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Richard Walz
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Understanding Windows File / Folder Inheritance

Here is a typical scenario.  The CEO wants to have a folder located where everyone elses files are, but he wants it so that only he can view and not one else.  You come up with a bunch of other ideas and for logistical reasons you realize that your stuck with what he wants you do to do and there is no way to get out of it.  So what can you do?  As you already may have guessed there is a way to do this but it may not be very clear.

It’s highly recommended that you only apply group permissions.  In this example I will only be using Groups for permissions but it does not make a difference you will just need to substitute accordingly for your own environment.

Example Groups used in this exercise:

  • Root-Example
  • RandomGroups-Example
  • CEO-Example

Lets start with the basics of the issue, here is the folder structure we are dealing with.

  • example root
    • Documents Folder
    • Files Folder
    • Shared with everyone Folder
      • CEO Private Folder  <– our CEO wants this folder to be protected so that only he can view the contents as there are important files and folders in there.

Permissioning works like the following by default.  What is on the top (example root) level those permissions get pushed downwards to the bottom.  What we need to do is break the permissioning so that the “CEO Private Folder” gets its own permissioning and does not inherit the permissions from the above.

See the examples below





(From Top to Bottom – default permissions)

In this example (the picture to the bottom) shows how the permissions are inherited from the top. You can determine this by looking at the other group called “RandomGroups-Example” these permissions were applied at the “Share with everyone folder” and they were also applied to the “CEO Private Folder”, and do not go upwards. However, the permissions that were applied at the “example root” folder with the permissions “Root-Example” are applied at every level from the top most to the bottom most.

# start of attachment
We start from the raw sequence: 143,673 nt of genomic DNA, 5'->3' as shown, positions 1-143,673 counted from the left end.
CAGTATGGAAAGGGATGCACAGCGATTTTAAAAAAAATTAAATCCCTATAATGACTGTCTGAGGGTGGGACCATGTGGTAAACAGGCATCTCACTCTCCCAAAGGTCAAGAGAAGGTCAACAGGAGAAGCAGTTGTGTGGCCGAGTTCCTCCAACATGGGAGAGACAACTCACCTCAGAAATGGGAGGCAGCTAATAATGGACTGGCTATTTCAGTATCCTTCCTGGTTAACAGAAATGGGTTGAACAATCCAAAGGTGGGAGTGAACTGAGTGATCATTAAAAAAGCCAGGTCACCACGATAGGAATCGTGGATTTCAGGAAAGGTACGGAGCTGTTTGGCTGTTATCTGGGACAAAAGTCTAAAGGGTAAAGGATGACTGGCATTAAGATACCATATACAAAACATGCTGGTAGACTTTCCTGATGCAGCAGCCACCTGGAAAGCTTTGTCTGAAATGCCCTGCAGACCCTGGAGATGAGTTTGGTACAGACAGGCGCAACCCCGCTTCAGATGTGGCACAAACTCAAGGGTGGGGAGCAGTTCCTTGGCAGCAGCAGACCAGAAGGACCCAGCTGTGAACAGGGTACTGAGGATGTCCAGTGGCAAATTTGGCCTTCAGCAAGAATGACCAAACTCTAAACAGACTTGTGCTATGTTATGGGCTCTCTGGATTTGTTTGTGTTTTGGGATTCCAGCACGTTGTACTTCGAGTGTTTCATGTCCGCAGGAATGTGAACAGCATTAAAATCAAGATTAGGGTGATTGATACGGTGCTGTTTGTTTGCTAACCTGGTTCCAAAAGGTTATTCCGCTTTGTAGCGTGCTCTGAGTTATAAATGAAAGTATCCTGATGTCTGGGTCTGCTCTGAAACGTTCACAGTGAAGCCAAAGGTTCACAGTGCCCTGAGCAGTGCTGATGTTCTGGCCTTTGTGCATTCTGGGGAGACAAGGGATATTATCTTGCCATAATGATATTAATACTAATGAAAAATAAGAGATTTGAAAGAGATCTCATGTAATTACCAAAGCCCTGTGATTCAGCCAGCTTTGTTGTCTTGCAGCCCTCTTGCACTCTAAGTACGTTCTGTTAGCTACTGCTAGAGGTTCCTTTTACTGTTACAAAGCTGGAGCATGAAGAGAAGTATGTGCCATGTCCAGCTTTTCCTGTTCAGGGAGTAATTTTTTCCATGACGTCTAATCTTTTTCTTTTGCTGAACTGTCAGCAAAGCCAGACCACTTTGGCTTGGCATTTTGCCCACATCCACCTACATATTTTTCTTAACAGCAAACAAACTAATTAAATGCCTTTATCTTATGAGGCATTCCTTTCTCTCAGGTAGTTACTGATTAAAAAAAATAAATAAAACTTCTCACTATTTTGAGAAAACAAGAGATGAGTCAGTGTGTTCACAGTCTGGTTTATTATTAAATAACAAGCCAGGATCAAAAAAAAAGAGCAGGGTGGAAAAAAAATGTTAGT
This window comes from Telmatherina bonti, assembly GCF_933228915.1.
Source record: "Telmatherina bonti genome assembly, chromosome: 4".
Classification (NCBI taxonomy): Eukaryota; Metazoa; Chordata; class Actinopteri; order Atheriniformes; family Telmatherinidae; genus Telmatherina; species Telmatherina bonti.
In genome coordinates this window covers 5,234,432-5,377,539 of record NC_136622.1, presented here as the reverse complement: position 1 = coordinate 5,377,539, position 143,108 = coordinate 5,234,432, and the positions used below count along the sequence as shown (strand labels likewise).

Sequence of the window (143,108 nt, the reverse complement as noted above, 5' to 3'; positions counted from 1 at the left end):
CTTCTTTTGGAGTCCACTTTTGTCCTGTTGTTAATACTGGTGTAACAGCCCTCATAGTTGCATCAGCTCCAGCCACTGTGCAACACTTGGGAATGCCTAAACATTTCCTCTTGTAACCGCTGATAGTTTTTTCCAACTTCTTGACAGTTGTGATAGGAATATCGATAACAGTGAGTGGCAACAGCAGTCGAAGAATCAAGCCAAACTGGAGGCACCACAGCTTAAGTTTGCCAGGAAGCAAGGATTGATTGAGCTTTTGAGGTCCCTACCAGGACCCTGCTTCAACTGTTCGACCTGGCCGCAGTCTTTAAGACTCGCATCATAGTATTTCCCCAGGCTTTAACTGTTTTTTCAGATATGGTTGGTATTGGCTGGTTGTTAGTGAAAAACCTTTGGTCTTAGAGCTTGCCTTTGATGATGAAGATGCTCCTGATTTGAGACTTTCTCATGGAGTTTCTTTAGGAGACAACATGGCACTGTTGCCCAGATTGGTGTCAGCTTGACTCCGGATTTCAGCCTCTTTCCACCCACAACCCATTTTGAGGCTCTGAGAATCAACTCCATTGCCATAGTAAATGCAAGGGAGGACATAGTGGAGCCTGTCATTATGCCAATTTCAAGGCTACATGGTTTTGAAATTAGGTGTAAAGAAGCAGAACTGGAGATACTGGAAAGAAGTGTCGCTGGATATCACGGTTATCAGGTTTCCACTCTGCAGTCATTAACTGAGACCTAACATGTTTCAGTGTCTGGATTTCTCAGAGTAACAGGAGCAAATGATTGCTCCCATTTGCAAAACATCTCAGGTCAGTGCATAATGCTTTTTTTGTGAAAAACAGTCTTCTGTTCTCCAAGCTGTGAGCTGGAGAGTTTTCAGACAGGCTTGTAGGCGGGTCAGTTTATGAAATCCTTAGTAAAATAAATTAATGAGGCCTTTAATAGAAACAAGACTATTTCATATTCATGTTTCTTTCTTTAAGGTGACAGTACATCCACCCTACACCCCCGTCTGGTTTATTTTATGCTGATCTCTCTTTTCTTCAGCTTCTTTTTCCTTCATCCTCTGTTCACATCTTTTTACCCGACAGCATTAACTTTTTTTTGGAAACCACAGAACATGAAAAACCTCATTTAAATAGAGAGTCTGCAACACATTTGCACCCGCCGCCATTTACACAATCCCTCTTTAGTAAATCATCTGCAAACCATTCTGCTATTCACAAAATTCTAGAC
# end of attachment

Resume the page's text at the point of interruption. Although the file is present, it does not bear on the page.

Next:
(Example of Top to Bottom Permissions)

Lets break the inheritance of the “CEO Private Folder”

1. Right click on “CEO Private Folder” and select properties

2. Then click on the “Advanced” button.


3.  Click on “Disable Inheritance”


4.  Now click on “Convert inherited permissions to explicit permi…” (this prevents any unseen issues or accidental security changes)


5. After doing the above it may take some time.  Click “Ok” and go back to the previous screen. Click on “Edit”


6. On this screen you can now remove all the permissions which you do not want to give and apply the ones you do.  In this case “CEO-Example” we will apply the rights to view and modify files now.  All you need to do is press “Apply or Ok” to make the final changes.


7. As you can see below the permissions have been set and only the CEO has access to this location.  Our CEO is very happy now.